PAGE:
Among the studies, in which serum survivin levels were found significantly higher in patients with cancer compared to healthy controls; cut-off values were found as 13.7 pg/ml in HCC; 110 pg/ml in ovarian cancers; 15.18 pg/ml in ALL.[1],[5],[6] In our study, the cut-off value of serum survivin level in patients with cancer was found as 120.8 pg/ml and it was determined that subjects who had above levels of that cut-off value have 4.198 times higher risk of cancer.

When evaluating the relation between serum survivin levels and general clinicopathologic characteristics of cancer, such as tumor aggressiveness, grade, phase, and lymph node condition, some studies have found a significant relationship [3],[5],[22] while others not.[7],[20] In our study, no significant relation were found between serum survivin level and demographic characteristics of cancer (metastasis status, liver metastasis, and blood parameters characteristics).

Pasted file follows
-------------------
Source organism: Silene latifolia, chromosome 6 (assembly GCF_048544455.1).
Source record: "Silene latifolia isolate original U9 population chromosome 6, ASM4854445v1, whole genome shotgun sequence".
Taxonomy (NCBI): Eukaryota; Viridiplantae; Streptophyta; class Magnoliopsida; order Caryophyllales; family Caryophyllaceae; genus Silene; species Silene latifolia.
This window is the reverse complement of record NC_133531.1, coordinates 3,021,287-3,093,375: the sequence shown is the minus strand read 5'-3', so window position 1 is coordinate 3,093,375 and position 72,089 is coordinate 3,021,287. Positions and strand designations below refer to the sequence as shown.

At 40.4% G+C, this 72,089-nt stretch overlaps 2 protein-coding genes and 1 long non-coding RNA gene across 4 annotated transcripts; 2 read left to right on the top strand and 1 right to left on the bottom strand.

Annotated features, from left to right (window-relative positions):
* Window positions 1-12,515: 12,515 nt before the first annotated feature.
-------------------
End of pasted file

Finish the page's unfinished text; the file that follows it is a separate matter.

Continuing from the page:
In some studies performed on some types of cancer, it had been investigated the relationship between serum survivin level and prognosis. It has been shown that both histopathological expression and high serum levels of survivin were associated with poor prognosis in patients with prostate cancer, serous ovarian cancer, ALL, and breast cancer.[3],[4],[5],[6],[18],[19],[23] On the other hand, in studies carried out on patients with lung cancer, it has been claimed that serum survivin levels do not have any prognostic value.[4],[8] In our study, which does not include patients with lung cancer, a statistical significance was determined by serum survivin levels between patients and controls.